“Far and away the best prize that life has to offer is the chance to work hard at work worth doing.” - Theodore Roosevelt
Miserable at work? Stop accepting that... immediately.
First off, if you’re stuck where you are in the short term, try and make the most of it. According to The Mayo Clinic, if you can’t think of your work as a calling, then at least think of it as a career and not a job. Even if you want better or different, you can still be fully invested in the tasks at hand. When you move on, you’ll give the next endeavor 100%, but slacking off and feeling grumpy about today’s work isn’t helping you or anyone else. Look for needs and fill them, find ways to learn new skills, lift up the people around you and stay positive. These efforts will add huge value to any “job.”
Secondly, get a side gig that feeds your passion. We know. You’re busy. We’re all busy. But you’re on FaceBook and you’re maybe even catching the latest series on Netflix. Build just 20-30 minutes into everyday to plan and work towards your calling. It could be 1 year or 5 years in the making, but once you begin, you’ll see what needs to happen to add more time to what matters. Do you consume less to work less and give more time to the passion? Do you cut out unsatisfying relationships? Do you learn to say no to obligations that don’t matter? Get started and find out how to hack away at the unessential.
Finally, make the move to change careers. Whether it’s going full time with the side gig, or incrementally transitioning closer to your calling, work on shelving your fears to make the move. Remember, if you don’t anything, you risk more.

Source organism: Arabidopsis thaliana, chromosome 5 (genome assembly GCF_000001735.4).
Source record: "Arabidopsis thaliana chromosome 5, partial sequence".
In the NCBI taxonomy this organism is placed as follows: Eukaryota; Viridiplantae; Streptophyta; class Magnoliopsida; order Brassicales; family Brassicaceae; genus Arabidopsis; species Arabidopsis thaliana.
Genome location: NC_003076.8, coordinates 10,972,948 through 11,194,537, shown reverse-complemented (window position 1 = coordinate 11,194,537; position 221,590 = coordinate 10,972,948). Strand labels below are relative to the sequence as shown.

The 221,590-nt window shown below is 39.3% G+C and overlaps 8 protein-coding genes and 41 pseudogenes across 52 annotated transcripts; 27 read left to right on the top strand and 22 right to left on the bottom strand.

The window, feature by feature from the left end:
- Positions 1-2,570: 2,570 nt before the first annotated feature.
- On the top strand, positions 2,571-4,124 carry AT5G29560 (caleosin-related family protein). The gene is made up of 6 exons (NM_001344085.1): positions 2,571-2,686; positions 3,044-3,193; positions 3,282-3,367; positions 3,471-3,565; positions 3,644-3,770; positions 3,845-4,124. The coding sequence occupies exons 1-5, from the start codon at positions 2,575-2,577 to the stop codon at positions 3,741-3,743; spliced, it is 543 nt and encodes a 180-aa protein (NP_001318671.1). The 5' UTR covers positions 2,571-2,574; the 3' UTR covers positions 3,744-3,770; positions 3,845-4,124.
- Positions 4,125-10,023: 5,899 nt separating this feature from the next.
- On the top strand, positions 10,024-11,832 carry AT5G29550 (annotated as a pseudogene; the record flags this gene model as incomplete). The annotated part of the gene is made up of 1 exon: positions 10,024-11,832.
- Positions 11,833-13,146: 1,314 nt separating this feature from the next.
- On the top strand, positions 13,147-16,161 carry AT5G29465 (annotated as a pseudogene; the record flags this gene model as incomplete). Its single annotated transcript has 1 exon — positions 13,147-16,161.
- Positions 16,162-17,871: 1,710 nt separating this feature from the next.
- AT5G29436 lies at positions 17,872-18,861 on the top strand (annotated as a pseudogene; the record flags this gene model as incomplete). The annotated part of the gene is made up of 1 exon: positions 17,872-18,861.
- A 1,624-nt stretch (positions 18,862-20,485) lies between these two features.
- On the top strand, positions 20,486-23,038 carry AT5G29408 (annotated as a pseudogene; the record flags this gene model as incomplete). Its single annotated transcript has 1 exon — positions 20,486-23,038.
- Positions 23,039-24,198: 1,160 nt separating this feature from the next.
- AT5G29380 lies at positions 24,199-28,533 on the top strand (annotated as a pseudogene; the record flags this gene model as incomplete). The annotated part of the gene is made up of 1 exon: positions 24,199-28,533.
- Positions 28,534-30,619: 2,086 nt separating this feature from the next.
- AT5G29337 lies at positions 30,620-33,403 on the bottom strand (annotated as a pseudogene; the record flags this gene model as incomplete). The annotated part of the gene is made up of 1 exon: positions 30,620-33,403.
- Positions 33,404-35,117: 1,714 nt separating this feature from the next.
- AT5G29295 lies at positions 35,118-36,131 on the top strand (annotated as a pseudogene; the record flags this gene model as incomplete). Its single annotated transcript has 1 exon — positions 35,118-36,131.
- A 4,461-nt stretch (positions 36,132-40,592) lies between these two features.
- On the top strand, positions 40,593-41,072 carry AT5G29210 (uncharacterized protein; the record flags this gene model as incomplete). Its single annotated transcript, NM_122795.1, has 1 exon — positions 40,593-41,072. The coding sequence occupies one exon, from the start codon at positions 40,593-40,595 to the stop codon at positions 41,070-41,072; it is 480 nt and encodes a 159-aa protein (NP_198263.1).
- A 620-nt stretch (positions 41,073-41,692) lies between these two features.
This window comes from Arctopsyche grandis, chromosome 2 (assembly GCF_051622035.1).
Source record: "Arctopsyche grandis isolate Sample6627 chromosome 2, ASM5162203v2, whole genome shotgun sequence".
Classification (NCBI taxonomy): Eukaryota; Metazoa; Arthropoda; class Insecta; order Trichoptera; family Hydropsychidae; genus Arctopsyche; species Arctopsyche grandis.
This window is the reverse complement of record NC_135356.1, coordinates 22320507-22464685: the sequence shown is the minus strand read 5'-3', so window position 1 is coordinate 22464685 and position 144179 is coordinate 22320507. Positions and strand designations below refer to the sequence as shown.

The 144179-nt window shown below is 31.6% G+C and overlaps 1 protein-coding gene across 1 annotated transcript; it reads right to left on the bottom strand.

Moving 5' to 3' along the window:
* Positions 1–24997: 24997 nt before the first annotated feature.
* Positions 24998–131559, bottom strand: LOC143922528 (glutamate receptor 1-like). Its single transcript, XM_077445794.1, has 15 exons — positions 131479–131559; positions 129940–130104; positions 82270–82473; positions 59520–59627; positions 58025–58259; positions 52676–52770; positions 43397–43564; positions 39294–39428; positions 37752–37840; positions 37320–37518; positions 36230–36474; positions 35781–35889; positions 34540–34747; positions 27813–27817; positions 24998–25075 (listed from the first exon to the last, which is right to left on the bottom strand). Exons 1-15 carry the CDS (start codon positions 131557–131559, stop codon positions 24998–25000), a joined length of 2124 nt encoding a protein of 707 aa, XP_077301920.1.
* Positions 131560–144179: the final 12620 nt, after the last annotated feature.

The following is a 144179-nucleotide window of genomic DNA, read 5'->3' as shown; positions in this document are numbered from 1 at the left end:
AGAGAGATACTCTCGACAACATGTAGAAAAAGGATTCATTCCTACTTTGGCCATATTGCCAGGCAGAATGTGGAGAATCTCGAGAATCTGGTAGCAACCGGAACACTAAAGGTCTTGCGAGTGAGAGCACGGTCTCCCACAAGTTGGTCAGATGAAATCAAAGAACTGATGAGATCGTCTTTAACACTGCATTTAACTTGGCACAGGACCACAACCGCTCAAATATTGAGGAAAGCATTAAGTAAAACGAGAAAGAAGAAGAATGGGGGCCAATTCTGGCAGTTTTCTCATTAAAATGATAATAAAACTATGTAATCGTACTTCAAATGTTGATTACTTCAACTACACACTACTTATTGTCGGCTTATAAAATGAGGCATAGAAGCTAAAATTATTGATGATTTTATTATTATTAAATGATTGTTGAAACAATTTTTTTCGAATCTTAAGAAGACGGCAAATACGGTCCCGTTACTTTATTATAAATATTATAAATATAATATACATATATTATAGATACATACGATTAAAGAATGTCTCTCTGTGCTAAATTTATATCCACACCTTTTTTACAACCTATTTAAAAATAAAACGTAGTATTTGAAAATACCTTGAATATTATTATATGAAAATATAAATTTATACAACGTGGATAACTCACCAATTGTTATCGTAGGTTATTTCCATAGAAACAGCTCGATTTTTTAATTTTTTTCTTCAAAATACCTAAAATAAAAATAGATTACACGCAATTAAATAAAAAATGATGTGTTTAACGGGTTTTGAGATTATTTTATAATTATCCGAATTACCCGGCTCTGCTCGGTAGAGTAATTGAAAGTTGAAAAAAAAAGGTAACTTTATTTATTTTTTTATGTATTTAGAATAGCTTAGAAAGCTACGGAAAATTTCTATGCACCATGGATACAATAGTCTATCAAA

If you’re worried about money, and we all are, understand and accept that a shift in pay may be part of a shift in career. It doesn’t mean you’re doomed to poverty. Oftentimes, the right opportunity will save money in other places. As in, take a pay cut, but work closer to home, which means riding a bike to work, selling the car and canceling the gym membership. Look at what you consume and you may be surprised at how you can manage with less for the sake of your happiness.
If you’re worried about failing at a new career, start making connections in the field and educating yourself until you realize it’s viable -- volunteer, go to networking events, and reach out to friends of friends who can mentor you. If you make genuine connections, they’ll teach you what you need to know and may even help you later on.
- If you’re not sure where to go next, ask yourself:
What do I love to do in my current job? Examples include: Work with people. Work alone. Help people [in what way?]. Tackle large projects. Complete small projects. Find solutions. Implement solutions. Organize things. Inspire people. There’s no wrong answer, there’s only the wrong answer for you.
What am I good at doing? What you love and what you do well, usually correlate, but not always, so be honest. Your job is to tease out the connections between your capabilities and your motivation, so you can find daily satisfaction at work.
What am I excited to learn to do better? The next job should challenge as well as complement skills. So, what do you want to learn to do well? If you could be an expert, a mentor, in something, what would it be? How will you become a lifelong learner?
What does the world need and want from me? It’s not just about you. Purposeful work means contributing in a way that other people want and need. You can be an amazing juggler who loves to make people laugh, and while not everyone will be thrilled about that, someone will! So find the need you meet, the place you’ll be appreciated, and then go there without fear of consequence.